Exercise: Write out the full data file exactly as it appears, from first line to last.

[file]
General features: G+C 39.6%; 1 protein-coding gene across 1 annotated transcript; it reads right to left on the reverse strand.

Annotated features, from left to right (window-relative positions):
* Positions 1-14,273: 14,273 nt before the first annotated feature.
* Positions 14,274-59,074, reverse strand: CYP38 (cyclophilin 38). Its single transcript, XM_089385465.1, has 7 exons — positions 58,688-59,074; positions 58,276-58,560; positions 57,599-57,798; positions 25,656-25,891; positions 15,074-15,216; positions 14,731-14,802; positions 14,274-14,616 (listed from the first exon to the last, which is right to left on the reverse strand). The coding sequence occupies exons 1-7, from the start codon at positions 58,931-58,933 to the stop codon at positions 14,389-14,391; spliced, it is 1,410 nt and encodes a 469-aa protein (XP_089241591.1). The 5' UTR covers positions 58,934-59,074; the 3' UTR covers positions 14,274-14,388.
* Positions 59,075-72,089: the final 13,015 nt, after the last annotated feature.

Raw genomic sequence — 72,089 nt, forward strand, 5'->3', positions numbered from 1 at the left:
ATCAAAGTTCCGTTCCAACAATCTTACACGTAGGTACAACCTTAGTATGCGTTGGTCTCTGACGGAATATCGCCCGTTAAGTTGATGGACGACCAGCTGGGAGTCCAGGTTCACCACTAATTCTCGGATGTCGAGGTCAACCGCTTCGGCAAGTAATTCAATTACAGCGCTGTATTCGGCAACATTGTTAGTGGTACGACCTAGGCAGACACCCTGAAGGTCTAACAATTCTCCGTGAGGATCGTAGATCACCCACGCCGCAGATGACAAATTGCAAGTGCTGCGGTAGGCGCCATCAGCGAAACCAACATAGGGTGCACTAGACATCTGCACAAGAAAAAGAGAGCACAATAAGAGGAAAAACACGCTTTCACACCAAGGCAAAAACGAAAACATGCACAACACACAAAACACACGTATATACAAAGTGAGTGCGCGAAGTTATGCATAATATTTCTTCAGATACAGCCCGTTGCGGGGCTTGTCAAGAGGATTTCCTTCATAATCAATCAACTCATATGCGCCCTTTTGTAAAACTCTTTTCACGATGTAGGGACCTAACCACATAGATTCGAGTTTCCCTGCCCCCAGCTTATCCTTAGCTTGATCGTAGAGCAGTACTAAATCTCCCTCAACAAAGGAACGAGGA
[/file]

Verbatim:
General features: G+C 39.6%; 1 protein-coding gene across 1 annotated transcript; it reads right to left on the reverse strand.

Annotated features, from left to right (window-relative positions):
* Positions 1-14,273: 14,273 nt before the first annotated feature.
* Positions 14,274-59,074, reverse strand: CYP38 (cyclophilin 38). Its single transcript, XM_089385465.1, has 7 exons — positions 58,688-59,074; positions 58,276-58,560; positions 57,599-57,798; positions 25,656-25,891; positions 15,074-15,216; positions 14,731-14,802; positions 14,274-14,616 (listed from the first exon to the last, which is right to left on the reverse strand). The coding sequence occupies exons 1-7, from the start codon at positions 58,931-58,933 to the stop codon at positions 14,389-14,391; spliced, it is 1,410 nt and encodes a 469-aa protein (XP_089241591.1). The 5' UTR covers positions 58,934-59,074; the 3' UTR covers positions 14,274-14,388.
* Positions 59,075-72,089: the final 13,015 nt, after the last annotated feature.

Raw genomic sequence — 72,089 nt, forward strand, 5'->3', positions numbered from 1 at the left:
ATCAAAGTTCCGTTCCAACAATCTTACACGTAGGTACAACCTTAGTATGCGTTGGTCTCTGACGGAATATCGCCCGTTAAGTTGATGGACGACCAGCTGGGAGTCCAGGTTCACCACTAATTCTCGGATGTCGAGGTCAACCGCTTCGGCAAGTAATTCAATTACAGCGCTGTATTCGGCAACATTGTTAGTGGTACGACCTAGGCAGACACCCTGAAGGTCTAACAATTCTCCGTGAGGATCGTAGATCACCCACGCCGCAGATGACAAATTGCAAGTGCTGCGGTAGGCGCCATCAGCGAAACCAACATAGGGTGCACTAGACATCTGCACAAGAAAAAGAGAGCACAATAAGAGGAAAAACACGCTTTCACACCAAGGCAAAAACGAAAACATGCACAACACACAAAACACACGTATATACAAAGTGAGTGCGCGAAGTTATGCATAATATTTCTTCAGATACAGCCCGTTGCGGGGCTTGTCAAGAGGATTTCCTTCATAATCAATCAACTCATATGCGCCCTTTTGTAAAACTCTTTTCACGATGTAGGGACCTAACCACATAGATTCGAGTTTCCCTGCCCCCAGCTTATCCTTAGCTTGATCGTAGAGCAGTACTAAATCTCCCTCAACAAAGGAACGAGGA